But there’s even more good news! Our financial partners empowered us to set another international transfer to Kakuma. This one covers the 2020 high school fees for 5 girls that we are sponsoring! This investment has the potential to radically change the future prospects of these girls – and their families!

Can you tell I’m excited? And so thankful? None of this happens unless we partner together.

Place

Falingi (above with flag in hand) became an American today along with 731 other people from 81 different countries of origin.

This is a big deal, because Falingi has been a refugee for most of his life. Unchecked violence made his homeland uninhabitable. As he was without parents, his uncle took him into his family. I met them over 10 years ago in Dzaleka refugee camp in Malawi – among the world’s poorest nations.

Dzaleka was a political prison before it was turned into a refugee camp in 1994 (in response to a wave of refugees fleeing genocide in Rwanda). Life is hard in Dzaleka.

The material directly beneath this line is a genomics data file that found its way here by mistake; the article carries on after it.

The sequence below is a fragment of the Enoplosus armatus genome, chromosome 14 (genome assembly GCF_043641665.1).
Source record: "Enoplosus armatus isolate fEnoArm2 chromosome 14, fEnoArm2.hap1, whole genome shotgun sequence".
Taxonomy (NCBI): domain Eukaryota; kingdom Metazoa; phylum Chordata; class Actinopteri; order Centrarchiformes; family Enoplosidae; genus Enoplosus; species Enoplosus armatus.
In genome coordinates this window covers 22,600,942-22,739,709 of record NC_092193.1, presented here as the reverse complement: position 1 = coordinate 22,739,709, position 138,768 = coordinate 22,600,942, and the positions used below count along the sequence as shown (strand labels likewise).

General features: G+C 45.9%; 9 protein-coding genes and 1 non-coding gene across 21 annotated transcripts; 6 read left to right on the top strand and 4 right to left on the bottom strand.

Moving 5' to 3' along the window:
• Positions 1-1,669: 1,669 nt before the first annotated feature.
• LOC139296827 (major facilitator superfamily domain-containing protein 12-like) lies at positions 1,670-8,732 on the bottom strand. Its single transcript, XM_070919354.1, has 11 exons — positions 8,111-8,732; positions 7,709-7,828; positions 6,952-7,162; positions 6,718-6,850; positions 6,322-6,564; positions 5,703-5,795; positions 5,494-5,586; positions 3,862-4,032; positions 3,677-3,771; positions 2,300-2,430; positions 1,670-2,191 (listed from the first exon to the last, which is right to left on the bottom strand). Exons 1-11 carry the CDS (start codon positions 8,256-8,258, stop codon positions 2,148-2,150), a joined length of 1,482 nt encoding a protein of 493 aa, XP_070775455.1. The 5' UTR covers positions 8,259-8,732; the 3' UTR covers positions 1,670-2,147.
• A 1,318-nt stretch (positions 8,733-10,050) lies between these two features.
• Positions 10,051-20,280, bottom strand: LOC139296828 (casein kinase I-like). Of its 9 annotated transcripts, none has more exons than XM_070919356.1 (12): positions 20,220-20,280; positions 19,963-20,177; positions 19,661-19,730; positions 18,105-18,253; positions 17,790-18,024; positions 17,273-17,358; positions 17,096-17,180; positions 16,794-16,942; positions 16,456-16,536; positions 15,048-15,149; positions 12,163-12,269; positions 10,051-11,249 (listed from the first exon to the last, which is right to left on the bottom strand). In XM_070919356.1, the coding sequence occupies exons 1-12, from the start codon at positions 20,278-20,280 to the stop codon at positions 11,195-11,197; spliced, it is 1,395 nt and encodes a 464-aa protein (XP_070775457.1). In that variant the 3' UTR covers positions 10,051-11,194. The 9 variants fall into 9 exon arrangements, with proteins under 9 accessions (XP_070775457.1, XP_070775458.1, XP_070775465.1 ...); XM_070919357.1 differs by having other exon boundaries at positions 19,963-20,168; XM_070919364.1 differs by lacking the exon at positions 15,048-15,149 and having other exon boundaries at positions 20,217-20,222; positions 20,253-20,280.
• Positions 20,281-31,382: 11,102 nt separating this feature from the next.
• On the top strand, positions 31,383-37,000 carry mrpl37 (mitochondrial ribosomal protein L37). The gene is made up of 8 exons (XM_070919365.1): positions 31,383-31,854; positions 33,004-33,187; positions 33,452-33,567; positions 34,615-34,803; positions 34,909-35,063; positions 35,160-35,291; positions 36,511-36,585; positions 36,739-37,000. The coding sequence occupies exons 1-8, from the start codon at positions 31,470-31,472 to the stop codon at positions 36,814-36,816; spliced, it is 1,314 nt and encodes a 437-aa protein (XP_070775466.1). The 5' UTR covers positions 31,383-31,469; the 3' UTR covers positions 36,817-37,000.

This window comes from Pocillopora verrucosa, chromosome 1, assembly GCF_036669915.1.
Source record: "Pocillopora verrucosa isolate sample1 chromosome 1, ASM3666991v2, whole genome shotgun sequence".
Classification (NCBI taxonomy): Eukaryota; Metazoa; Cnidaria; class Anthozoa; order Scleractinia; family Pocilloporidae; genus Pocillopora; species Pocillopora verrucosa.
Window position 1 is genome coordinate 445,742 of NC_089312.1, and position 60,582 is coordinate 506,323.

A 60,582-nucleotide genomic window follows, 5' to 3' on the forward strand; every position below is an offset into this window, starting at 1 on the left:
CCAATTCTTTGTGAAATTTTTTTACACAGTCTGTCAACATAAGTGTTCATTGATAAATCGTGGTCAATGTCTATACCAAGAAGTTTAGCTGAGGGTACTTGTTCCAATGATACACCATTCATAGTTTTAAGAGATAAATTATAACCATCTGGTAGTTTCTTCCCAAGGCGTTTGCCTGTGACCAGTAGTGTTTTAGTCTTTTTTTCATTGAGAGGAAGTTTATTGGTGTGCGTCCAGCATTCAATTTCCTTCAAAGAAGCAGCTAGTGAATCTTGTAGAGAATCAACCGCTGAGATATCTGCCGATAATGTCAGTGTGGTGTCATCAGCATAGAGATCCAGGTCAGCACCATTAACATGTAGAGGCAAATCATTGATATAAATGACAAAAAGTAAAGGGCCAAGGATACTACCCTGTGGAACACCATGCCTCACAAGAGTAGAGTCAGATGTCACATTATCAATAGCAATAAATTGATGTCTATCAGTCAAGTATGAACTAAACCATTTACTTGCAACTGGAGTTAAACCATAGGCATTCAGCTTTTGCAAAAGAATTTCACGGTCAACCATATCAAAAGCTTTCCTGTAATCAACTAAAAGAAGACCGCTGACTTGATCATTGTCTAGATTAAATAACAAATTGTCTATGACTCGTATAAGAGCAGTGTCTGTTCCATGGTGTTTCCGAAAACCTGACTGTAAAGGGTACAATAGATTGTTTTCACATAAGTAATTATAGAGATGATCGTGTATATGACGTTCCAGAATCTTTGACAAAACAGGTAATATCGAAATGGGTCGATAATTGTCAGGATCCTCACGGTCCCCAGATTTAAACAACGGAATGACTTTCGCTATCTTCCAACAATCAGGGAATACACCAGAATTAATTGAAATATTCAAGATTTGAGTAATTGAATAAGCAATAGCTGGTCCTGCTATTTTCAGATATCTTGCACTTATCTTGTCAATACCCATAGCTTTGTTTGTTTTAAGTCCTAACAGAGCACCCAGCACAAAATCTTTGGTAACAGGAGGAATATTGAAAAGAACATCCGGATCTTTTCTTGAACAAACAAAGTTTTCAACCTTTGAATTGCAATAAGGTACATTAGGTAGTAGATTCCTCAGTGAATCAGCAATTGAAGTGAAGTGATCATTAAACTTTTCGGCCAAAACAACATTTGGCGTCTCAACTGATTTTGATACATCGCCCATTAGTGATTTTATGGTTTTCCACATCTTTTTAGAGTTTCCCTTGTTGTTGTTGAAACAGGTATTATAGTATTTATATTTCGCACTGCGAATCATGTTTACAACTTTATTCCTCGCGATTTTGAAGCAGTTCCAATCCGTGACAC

Above: Dzaleka refugee camp. There are 40,000 Falingis in Dzaleka today.

This is why refugee resettlement to countries like the USA is so important. It offers people like Falingi a chance to regain place in the world and rebuild his life.

It is a travesty that the US has slashed refugee resettlement numbers from an average of 75,000/year to just 18,000 this year.

I spoke with several of the new US citizens today. They were so happy and so proud. Like Falingi, they want to work hard and be a net contributor to society.

In there eyes I saw an America that gave me hope and inspiration.